Newark officer suspended following deadly police-involved shooting

NEWARK, New Jersey (WABC) -- A Newark officer who was involved in a police-involved shooting in January that resulted in a suspect's death has been suspended, city officials announced Tuesday.

Newark Public Safety Director Anthony Ambrose and Mayor Ras Baraka both said transparency is paramount in police-involved shootings in order to maintain community trust.

"We have concerns about this shooting and will cooperate fully with the Essex County Prosecutor's investigation," Ambrose said. "All of the body and dashboard camera recordings have been handed over to prosecutor."

The suspended officer, who has not been identified, has been a member of the Newark Police Division for 18 months.

Neither Ambrose or Baraka elaborated on the reason for the officer's suspension.

"Until an investigation by the Essex County Prosecutor's Office is finalized, I believe it is in the best interest of our community members that the officer be suspended," Ambrose said.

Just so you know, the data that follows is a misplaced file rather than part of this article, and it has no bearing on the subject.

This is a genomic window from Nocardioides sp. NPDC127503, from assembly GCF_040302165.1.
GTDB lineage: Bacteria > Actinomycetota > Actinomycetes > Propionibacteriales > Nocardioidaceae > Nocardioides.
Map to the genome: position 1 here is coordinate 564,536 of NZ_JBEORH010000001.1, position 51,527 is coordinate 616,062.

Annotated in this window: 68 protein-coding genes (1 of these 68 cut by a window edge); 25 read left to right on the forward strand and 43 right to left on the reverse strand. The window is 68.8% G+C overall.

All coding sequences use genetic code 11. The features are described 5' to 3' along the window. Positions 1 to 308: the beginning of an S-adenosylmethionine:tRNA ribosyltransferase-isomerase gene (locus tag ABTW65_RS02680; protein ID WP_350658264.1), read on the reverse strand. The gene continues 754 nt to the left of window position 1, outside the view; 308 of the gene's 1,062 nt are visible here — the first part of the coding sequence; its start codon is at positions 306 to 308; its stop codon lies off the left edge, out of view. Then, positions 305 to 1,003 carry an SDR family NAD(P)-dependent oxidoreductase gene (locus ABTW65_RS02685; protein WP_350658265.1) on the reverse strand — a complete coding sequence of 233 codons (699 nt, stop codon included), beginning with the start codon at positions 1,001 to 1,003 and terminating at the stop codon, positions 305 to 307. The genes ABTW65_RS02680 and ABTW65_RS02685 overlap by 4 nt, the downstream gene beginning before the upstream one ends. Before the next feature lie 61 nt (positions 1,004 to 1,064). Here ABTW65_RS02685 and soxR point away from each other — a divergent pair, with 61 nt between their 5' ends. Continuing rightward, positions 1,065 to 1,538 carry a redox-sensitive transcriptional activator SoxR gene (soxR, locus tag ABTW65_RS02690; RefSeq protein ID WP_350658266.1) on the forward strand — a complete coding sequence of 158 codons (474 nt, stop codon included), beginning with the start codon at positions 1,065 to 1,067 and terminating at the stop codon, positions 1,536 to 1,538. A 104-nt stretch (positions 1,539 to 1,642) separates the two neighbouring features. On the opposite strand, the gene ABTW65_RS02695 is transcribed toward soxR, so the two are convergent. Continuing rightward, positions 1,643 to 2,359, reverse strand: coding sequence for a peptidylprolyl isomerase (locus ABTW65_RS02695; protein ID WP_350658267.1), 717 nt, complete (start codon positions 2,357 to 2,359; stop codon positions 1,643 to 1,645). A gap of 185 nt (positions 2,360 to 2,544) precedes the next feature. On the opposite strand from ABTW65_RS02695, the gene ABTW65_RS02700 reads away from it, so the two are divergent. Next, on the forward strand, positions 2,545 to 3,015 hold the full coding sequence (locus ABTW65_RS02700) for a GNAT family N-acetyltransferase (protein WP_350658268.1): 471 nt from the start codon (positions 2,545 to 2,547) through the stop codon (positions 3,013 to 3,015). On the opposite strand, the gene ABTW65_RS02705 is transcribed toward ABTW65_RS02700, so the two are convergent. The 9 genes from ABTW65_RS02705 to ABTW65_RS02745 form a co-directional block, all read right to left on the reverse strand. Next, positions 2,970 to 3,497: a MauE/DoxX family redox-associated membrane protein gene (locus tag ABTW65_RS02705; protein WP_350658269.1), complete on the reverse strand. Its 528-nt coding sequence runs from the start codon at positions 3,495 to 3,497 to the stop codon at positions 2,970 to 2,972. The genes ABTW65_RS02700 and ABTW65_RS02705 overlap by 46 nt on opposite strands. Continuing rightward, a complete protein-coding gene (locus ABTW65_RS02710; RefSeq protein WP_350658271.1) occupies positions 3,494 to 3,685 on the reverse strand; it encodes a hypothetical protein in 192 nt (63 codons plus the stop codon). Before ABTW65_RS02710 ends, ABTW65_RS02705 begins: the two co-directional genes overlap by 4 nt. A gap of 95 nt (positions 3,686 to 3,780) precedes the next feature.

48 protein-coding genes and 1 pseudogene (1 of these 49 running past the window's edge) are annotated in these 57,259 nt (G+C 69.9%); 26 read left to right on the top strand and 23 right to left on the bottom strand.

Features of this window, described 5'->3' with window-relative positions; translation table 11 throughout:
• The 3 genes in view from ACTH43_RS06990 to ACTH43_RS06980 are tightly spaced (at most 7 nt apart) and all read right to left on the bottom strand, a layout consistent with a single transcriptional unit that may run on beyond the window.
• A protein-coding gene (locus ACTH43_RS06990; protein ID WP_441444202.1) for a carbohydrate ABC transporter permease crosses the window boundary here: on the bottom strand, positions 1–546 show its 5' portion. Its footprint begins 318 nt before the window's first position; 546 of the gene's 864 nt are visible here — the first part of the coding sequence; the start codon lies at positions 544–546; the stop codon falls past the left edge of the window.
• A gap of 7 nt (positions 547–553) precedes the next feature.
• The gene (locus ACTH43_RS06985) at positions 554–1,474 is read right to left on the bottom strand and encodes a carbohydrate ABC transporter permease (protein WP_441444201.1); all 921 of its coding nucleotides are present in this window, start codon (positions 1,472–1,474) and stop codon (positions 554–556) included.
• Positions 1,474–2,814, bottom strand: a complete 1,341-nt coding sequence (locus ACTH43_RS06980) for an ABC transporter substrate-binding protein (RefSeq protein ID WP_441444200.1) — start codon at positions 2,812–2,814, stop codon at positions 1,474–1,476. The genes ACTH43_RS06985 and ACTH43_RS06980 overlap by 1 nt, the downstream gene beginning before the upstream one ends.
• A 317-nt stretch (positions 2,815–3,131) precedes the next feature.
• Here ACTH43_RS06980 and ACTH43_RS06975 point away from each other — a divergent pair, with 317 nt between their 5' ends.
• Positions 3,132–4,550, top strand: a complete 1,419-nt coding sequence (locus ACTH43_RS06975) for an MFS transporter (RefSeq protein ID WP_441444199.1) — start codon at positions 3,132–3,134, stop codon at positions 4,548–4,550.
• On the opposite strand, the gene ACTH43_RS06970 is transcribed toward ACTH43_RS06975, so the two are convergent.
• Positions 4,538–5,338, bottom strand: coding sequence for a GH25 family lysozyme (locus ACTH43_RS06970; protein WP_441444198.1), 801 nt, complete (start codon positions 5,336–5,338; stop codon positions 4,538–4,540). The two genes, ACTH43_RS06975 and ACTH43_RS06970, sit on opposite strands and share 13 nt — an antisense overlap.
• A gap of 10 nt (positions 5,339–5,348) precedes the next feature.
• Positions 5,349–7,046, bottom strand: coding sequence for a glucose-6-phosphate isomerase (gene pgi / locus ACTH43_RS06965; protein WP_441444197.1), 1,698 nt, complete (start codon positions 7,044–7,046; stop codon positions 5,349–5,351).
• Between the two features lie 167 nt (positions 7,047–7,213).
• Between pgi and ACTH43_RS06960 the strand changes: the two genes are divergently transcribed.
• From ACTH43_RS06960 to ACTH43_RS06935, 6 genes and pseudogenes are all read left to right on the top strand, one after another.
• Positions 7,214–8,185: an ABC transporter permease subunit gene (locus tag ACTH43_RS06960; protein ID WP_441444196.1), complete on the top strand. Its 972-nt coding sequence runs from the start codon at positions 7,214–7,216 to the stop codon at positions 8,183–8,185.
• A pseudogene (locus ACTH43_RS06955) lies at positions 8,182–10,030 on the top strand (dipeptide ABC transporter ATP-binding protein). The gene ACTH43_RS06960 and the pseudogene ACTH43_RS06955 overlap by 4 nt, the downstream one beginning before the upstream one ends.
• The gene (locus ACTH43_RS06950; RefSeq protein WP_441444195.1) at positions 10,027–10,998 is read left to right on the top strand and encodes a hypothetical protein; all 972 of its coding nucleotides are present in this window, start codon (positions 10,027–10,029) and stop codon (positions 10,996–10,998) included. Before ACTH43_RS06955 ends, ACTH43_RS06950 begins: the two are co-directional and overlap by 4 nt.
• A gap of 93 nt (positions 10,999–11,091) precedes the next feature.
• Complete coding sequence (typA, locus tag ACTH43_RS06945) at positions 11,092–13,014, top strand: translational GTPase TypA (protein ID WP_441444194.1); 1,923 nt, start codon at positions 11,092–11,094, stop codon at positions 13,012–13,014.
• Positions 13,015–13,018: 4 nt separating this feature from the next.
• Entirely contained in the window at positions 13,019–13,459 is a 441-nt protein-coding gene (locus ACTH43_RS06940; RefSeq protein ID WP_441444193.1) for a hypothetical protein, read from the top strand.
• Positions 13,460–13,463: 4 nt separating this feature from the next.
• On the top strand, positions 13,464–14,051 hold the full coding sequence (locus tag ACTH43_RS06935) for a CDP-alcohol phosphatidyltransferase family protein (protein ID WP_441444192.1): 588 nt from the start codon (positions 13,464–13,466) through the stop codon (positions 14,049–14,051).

The incident happened shortly after 11:15 p.m. on January 28, when authorities say the police officer attempted a motor vehicle stop in the area of Thomas Street and Pennsylvania Avenue.

The officer reportedly observed a firearm inside the vehicle, a four-door black Chrysler 300, and radioed for backup. Before additional officers arrived, however, the driver fled, initiating a police pursuit.

The suspect vehicle was fired upon by one officer at three locations before the car came to a final stop at Irvine Turner Boulevard and West Kinney Street.

The driver, 46-year-old Greg Griffin, and a passenger, 34-year-old Andrew Dixon, both of Newark, were transported to University Hospital for treatment.

Griffin was later pronounced deceased at the hospital, while Dixon was upgraded from critical condition to stable condition.

A loaded semi-automatic handgun was found in the suspects' car.

Dixon is charged with unlawful possession of a weapon and possession of a prohibited weapon.

Acting Essex County Prosecutor Theodore Stephens announced Tuesday that the case will be presented to a grand jury in accordance with New Jersey attorney general directives governing these incidents.

"The investigation is active and ongoing, but the evidence gathered, so far, raises serious questions about the officer's conduct," Stephens said. "Consequently, this matter will be presented to a grand jury for possible criminal charges."

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